One last thing Suggestions have been made about raising a petition. However, I was told by the Barbi Twins (FB and Twitter) that petitions do not work. They are ignored and have no effect on the people they are aimed it.  Writing to the Council means they have to respond. These days people think a petition solves everything, it doesn’t. The only things that works is urging representatives to act directly.

I was a stray once, in Hawaii I might be a stray whose days are numbered – please act now – in 2016!

Harvey Button
Former Stray
Harvey Middle Earth Monday Correspondent

  1. Might be useful to remind these people — and I use that term VERY loosely — that ALL cats in ALL 50 USA States are protected by law, with jail terms, fines, etc., for all criminals convicted of abusing and/or neglecting ANY cat. That applies to feral, outdoor free-roaming, and all other cats. Definitely ACA needs to be pre-emptive on this.

  2. Now to top it off, the very unqualified, useless Director of the Kauai Humane Society has done this: We have been given some “guidelines” by the Kauai Humane Society for how they will deal with feral cats. The most troubling guideline is that we CANNOT bring in a total of MORE than 5 cats in one day to get spayed/neutered. We never know how many we are going to get on nights when we go trapping, and we have volunteers who trap all around the island. We guess this means that all trappers need to be in constant phone contact while trapping: “I have 3.” “OK, I have 3 also, which one of us is going to let one go?” And you can just imagine similar conversations… Certainly, we could keep the number we trap in excess of the 5 cat limit in traps for another day. But ferals do NOT do well spending time in traps, and we consider keeping them in traps for longer than necessary to be unacceptable and harmful.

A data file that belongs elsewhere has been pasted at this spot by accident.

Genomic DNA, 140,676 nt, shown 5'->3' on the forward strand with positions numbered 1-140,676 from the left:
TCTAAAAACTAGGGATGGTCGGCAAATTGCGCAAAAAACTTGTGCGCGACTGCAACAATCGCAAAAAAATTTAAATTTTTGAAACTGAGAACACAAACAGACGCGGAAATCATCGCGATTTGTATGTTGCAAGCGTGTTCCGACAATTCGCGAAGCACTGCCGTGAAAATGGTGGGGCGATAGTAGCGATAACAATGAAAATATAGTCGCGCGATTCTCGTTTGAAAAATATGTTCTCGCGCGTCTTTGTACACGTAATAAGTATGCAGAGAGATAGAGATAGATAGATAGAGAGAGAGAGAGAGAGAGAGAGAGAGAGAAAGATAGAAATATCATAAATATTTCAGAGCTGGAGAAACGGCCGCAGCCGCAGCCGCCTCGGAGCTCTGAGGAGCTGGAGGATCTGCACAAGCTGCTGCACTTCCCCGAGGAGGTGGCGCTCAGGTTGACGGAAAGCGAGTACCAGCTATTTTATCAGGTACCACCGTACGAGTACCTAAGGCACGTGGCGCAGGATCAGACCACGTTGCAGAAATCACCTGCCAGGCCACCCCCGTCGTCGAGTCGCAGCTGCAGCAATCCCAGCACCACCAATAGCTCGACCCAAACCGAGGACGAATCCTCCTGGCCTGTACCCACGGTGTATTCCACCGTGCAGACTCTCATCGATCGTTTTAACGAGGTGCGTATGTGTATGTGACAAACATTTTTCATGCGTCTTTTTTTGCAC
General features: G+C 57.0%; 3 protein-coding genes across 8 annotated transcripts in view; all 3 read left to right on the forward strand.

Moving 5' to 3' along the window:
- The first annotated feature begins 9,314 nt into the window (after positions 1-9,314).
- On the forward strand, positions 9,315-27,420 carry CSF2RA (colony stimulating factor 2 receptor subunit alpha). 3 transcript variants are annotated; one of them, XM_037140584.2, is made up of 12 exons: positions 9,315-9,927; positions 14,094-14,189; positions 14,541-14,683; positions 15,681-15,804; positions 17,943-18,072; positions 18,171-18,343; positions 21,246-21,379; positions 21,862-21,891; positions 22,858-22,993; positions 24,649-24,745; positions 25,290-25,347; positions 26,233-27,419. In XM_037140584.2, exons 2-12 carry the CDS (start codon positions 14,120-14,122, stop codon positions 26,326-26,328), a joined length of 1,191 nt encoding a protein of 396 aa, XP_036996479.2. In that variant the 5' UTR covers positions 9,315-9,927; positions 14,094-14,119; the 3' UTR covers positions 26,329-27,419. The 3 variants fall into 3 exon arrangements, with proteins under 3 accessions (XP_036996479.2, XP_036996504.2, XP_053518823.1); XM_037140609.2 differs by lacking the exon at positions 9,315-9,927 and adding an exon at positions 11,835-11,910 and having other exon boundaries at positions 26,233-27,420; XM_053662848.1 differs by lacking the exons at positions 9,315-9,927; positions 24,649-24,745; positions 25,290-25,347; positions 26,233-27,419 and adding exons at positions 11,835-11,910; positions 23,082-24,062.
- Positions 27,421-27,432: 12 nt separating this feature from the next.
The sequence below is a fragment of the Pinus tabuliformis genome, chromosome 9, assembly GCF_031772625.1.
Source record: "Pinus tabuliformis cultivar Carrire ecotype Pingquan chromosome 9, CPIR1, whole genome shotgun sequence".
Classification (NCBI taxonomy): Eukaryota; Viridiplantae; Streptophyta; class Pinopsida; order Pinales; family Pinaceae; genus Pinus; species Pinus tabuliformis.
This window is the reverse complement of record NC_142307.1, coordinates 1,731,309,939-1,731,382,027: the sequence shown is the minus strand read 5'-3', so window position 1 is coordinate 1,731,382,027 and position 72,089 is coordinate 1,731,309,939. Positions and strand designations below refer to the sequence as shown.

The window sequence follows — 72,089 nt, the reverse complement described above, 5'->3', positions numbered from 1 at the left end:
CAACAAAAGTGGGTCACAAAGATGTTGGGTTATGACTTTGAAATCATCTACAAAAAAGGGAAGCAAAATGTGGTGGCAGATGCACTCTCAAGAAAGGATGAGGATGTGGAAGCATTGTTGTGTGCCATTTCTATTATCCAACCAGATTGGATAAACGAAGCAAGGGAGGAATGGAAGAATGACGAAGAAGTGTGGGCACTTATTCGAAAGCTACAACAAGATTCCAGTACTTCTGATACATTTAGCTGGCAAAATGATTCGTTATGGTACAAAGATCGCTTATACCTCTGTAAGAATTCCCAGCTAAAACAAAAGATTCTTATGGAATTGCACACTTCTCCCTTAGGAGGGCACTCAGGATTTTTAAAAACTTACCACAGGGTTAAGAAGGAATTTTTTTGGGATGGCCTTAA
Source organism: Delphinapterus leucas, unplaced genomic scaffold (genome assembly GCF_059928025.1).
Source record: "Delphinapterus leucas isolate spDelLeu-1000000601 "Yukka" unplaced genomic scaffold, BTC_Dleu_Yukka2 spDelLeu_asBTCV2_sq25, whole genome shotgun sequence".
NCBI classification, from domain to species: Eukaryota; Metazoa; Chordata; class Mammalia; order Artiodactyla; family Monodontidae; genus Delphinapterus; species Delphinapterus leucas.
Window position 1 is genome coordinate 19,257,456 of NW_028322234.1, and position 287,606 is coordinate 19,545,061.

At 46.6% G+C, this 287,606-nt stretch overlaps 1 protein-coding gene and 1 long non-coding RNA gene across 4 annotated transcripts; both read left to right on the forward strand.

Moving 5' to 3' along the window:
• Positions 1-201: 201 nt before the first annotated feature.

Last week, one of our trappers caught 9 cats in one night — an amazing accomplishment! When the trapper took the cats in to KHS the next day, she was told that there was a 5 cat limit: and that was the FIRST time we had heard that. In trying to sort that out, we received an email from the Director saying that the staff at the front desk had misunderstood, and there was NO limit. (NOTE: the trapper was allowed to have all 9 fixed that day, as a one time thing.) Fast forward a few days, and we are presented with these guidelines from the Director. Here is the language from the guidelines: “Please bring in no more than 5 feral cats at a time. We may accommodate more than 5 feral cats in our surgery schedule and only on a space-available basis. We recommend that you check our surgery schedule in advance in case of non-surgery days.” OK, so we *might* be allowed more than 5 in certain circumstances which we will not know until we show up at KHS with trapped ferals.